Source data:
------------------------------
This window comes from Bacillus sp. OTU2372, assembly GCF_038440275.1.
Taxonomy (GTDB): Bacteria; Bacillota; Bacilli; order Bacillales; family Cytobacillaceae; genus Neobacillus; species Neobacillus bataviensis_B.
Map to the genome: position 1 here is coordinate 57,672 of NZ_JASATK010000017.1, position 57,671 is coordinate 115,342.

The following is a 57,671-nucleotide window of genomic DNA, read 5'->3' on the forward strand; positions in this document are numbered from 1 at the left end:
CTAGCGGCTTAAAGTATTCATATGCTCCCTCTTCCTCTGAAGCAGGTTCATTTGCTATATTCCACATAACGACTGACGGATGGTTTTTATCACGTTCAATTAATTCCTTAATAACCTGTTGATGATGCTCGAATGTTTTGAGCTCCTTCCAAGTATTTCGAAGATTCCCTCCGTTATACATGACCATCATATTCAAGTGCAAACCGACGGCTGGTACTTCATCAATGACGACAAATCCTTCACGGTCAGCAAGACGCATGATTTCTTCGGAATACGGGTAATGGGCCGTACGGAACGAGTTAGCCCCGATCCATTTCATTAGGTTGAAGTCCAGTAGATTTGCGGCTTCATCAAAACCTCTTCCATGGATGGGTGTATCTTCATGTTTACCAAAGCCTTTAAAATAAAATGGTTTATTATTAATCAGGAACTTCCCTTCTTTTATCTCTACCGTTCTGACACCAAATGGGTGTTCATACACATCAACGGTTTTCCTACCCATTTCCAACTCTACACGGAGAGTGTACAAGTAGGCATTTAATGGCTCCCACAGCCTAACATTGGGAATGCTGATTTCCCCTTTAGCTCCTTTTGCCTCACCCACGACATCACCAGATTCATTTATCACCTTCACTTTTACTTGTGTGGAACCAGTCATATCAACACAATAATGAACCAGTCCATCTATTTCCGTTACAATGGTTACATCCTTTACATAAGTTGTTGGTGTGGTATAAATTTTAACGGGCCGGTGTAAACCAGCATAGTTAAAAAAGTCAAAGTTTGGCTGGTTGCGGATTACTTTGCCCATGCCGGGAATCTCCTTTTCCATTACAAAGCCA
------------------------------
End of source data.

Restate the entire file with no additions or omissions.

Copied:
This window comes from Bacillus sp. OTU2372, assembly GCF_038440275.1.
Taxonomy (GTDB): Bacteria; Bacillota; Bacilli; order Bacillales; family Cytobacillaceae; genus Neobacillus; species Neobacillus bataviensis_B.
Map to the genome: position 1 here is coordinate 57,672 of NZ_JASATK010000017.1, position 57,671 is coordinate 115,342.

The following is a 57,671-nucleotide window of genomic DNA, read 5'->3' on the forward strand; positions in this document are numbered from 1 at the left end:
CTAGCGGCTTAAAGTATTCATATGCTCCCTCTTCCTCTGAAGCAGGTTCATTTGCTATATTCCACATAACGACTGACGGATGGTTTTTATCACGTTCAATTAATTCCTTAATAACCTGTTGATGATGCTCGAATGTTTTGAGCTCCTTCCAAGTATTTCGAAGATTCCCTCCGTTATACATGACCATCATATTCAAGTGCAAACCGACGGCTGGTACTTCATCAATGACGACAAATCCTTCACGGTCAGCAAGACGCATGATTTCTTCGGAATACGGGTAATGGGCCGTACGGAACGAGTTAGCCCCGATCCATTTCATTAGGTTGAAGTCCAGTAGATTTGCGGCTTCATCAAAACCTCTTCCATGGATGGGTGTATCTTCATGTTTACCAAAGCCTTTAAAATAAAATGGTTTATTATTAATCAGGAACTTCCCTTCTTTTATCTCTACCGTTCTGACACCAAATGGGTGTTCATACACATCAACGGTTTTCCTACCCATTTCCAACTCTACACGGAGAGTGTACAAGTAGGCATTTAATGGCTCCCACAGCCTAACATTGGGAATGCTGATTTCCCCTTTAGCTCCTTTTGCCTCACCCACGACATCACCAGATTCATTTATCACCTTCACTTTTACTTGTGTGGAACCAGTCATATCAACACAATAATGAACCAGTCCATCTATTTCCGTTACAATGGTTACATCCTTTACATAAGTTGTTGGTGTGGTATAAATTTTAACGGGCCGGTGTAAACCAGCATAGTTAAAAAAGTCAAAGTTTGGCTGGTTGCGGATTACTTTGCCCATGCCGGGAATCTCCTTTTCCATTACAAAGCCA